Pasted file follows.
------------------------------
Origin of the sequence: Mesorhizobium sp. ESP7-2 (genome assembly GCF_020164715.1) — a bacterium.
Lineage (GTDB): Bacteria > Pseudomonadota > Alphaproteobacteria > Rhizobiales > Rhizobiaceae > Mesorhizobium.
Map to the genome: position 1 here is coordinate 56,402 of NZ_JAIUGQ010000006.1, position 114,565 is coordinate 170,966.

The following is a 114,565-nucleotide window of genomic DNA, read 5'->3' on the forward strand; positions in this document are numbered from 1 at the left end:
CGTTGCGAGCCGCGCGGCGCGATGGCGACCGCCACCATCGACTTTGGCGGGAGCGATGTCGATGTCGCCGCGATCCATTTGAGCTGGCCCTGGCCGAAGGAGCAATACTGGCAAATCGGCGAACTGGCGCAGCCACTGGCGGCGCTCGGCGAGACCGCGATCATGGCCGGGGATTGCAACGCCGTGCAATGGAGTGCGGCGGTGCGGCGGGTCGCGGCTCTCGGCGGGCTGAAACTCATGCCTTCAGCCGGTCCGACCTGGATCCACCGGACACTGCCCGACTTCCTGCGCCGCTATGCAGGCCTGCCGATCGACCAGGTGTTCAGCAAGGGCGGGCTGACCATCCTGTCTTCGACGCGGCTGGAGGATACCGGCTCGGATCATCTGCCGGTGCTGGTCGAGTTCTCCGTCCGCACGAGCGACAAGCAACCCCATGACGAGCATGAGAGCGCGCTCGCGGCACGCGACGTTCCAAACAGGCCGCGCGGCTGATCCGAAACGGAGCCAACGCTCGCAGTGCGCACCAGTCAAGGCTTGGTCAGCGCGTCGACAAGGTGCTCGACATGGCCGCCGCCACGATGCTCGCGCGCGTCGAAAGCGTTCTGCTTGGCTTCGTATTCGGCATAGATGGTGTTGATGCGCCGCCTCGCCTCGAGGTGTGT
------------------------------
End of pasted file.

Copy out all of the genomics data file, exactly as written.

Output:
Origin of the sequence: Mesorhizobium sp. ESP7-2 (genome assembly GCF_020164715.1) — a bacterium.
Lineage (GTDB): Bacteria > Pseudomonadota > Alphaproteobacteria > Rhizobiales > Rhizobiaceae > Mesorhizobium.
Map to the genome: position 1 here is coordinate 56,402 of NZ_JAIUGQ010000006.1, position 114,565 is coordinate 170,966.

The following is a 114,565-nucleotide window of genomic DNA, read 5'->3' on the forward strand; positions in this document are numbered from 1 at the left end:
CGTTGCGAGCCGCGCGGCGCGATGGCGACCGCCACCATCGACTTTGGCGGGAGCGATGTCGATGTCGCCGCGATCCATTTGAGCTGGCCCTGGCCGAAGGAGCAATACTGGCAAATCGGCGAACTGGCGCAGCCACTGGCGGCGCTCGGCGAGACCGCGATCATGGCCGGGGATTGCAACGCCGTGCAATGGAGTGCGGCGGTGCGGCGGGTCGCGGCTCTCGGCGGGCTGAAACTCATGCCTTCAGCCGGTCCGACCTGGATCCACCGGACACTGCCCGACTTCCTGCGCCGCTATGCAGGCCTGCCGATCGACCAGGTGTTCAGCAAGGGCGGGCTGACCATCCTGTCTTCGACGCGGCTGGAGGATACCGGCTCGGATCATCTGCCGGTGCTGGTCGAGTTCTCCGTCCGCACGAGCGACAAGCAACCCCATGACGAGCATGAGAGCGCGCTCGCGGCACGCGACGTTCCAAACAGGCCGCGCGGCTGATCCGAAACGGAGCCAACGCTCGCAGTGCGCACCAGTCAAGGCTTGGTCAGCGCGTCGACAAGGTGCTCGACATGGCCGCCGCCACGATGCTCGCGCGCGTCGAAAGCGTTCTGCTTGGCTTCGTATTCGGCATAGATGGTGTTGATGCGCCGCCTCGCCTCGAGGTGTGT